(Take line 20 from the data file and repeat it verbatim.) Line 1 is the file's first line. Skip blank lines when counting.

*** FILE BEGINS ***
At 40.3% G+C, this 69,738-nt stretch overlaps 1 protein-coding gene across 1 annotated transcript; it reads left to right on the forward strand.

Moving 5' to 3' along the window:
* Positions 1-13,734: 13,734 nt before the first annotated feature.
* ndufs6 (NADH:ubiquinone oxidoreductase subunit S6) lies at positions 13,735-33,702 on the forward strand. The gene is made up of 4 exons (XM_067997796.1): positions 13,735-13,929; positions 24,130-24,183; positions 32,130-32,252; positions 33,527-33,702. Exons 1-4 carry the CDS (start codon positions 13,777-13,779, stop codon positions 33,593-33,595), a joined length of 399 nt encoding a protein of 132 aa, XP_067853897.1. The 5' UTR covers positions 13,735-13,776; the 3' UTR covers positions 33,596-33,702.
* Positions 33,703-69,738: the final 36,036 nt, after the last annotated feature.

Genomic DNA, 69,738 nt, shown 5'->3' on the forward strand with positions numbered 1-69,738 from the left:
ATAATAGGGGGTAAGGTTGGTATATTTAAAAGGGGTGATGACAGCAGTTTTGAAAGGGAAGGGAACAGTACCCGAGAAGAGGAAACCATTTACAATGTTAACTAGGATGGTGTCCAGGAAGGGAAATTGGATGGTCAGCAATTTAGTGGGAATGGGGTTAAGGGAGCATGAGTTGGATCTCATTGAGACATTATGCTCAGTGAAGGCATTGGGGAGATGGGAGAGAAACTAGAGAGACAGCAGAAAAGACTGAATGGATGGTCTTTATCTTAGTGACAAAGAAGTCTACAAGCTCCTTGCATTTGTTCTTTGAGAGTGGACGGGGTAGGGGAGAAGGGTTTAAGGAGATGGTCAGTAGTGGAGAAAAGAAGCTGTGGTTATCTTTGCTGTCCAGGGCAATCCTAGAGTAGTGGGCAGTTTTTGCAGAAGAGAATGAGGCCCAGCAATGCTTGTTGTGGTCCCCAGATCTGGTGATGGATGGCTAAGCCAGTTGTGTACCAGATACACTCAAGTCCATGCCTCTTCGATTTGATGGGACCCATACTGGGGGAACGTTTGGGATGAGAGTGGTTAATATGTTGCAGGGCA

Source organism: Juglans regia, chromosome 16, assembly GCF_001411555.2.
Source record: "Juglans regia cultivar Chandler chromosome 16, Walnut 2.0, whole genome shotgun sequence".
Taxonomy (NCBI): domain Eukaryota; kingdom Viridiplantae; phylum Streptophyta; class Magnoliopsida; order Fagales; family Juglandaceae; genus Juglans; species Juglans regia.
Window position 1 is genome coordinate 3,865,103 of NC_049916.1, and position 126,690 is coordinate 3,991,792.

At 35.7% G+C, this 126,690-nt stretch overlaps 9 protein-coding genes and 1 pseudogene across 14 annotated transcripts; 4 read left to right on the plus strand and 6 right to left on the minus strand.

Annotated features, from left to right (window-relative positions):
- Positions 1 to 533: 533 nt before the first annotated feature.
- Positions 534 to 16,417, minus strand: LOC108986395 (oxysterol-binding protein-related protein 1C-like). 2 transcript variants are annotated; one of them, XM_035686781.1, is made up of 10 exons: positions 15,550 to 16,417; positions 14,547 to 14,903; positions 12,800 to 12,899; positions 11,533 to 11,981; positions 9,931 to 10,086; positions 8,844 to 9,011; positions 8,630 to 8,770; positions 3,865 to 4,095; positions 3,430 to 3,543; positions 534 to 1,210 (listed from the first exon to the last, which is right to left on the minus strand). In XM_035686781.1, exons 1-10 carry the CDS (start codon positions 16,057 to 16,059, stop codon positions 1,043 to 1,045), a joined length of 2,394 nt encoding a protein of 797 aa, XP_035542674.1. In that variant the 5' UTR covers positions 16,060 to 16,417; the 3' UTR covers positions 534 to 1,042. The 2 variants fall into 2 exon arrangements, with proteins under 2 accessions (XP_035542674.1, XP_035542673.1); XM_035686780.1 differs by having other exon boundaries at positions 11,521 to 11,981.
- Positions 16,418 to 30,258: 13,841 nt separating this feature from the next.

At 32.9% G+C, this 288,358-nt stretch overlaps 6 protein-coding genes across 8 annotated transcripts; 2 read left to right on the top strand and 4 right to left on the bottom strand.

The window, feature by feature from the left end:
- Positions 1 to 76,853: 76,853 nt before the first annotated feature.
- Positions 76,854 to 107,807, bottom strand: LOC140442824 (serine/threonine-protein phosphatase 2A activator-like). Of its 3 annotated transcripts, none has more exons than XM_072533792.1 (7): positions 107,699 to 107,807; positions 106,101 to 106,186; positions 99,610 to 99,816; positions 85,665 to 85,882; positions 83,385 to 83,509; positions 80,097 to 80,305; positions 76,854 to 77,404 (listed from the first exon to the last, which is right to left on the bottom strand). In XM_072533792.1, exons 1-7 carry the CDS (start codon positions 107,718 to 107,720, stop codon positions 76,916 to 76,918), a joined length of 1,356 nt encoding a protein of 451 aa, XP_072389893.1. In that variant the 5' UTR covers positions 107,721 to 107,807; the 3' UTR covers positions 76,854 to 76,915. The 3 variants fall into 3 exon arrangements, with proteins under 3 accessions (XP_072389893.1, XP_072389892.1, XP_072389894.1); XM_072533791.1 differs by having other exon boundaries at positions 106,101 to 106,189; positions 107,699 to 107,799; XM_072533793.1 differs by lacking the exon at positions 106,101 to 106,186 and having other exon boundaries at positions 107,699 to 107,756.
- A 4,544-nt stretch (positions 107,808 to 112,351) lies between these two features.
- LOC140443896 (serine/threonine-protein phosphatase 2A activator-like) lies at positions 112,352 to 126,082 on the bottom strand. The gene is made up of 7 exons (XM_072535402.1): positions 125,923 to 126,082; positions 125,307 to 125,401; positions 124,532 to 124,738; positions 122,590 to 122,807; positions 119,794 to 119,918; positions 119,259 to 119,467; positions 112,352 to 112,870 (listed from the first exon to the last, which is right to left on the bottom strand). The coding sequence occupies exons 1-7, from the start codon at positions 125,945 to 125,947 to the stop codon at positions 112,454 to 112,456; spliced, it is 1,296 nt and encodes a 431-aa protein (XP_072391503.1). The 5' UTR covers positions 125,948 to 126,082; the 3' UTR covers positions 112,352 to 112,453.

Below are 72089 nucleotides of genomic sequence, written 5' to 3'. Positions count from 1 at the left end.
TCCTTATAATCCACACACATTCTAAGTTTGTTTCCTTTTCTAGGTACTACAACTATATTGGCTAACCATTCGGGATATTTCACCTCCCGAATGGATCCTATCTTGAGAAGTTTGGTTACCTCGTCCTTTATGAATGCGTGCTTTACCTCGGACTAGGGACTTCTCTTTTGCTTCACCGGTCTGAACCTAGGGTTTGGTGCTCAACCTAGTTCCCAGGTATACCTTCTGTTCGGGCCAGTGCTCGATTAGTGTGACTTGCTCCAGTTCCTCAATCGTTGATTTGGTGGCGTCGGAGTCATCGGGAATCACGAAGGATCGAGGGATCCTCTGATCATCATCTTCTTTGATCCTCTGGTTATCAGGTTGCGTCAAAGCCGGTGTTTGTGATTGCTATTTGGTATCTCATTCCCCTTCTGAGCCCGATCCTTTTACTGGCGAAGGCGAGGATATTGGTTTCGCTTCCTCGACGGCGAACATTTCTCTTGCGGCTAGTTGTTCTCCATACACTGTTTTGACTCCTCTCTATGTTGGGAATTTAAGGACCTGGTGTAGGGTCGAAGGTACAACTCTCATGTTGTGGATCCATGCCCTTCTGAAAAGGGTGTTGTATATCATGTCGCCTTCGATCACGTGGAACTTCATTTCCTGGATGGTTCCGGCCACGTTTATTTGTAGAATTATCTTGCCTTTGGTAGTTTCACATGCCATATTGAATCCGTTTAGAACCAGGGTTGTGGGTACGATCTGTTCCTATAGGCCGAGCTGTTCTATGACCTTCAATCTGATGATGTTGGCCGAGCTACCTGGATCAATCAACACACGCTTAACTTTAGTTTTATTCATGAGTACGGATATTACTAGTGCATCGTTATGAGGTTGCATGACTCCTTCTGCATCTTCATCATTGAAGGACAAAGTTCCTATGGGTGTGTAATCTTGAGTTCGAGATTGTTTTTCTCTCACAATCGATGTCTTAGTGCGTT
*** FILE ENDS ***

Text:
- Positions 76,854 to 107,807, bottom strand: LOC140442824 (serine/threonine-protein phosphatase 2A activator-like). Of its 3 annotated transcripts, none has more exons than XM_072533792.1 (7): positions 107,699 to 107,807; positions 106,101 to 106,186; positions 99,610 to 99,816; positions 85,665 to 85,882; positions 83,385 to 83,509; positions 80,097 to 80,305; positions 76,854 to 77,404 (listed from the first exon to the last, which is right to left on the bottom strand). In XM_072533792.1, exons 1-7 carry the CDS (start codon positions 107,718 to 107,720, stop codon positions 76,916 to 76,918), a joined length of 1,356 nt encoding a protein of 451 aa, XP_072389893.1. In that variant the 5' UTR covers positions 107,721 to 107,807; the 3' UTR covers positions 76,854 to 76,915. The 3 variants fall into 3 exon arrangements, with proteins under 3 accessions (XP_072389893.1, XP_072389892.1, XP_072389894.1); XM_072533791.1 differs by having other exon boundaries at positions 106,101 to 106,189; positions 107,699 to 107,799; XM_072533793.1 differs by lacking the exon at positions 106,101 to 106,186 and having other exon boundaries at positions 107,699 to 107,756.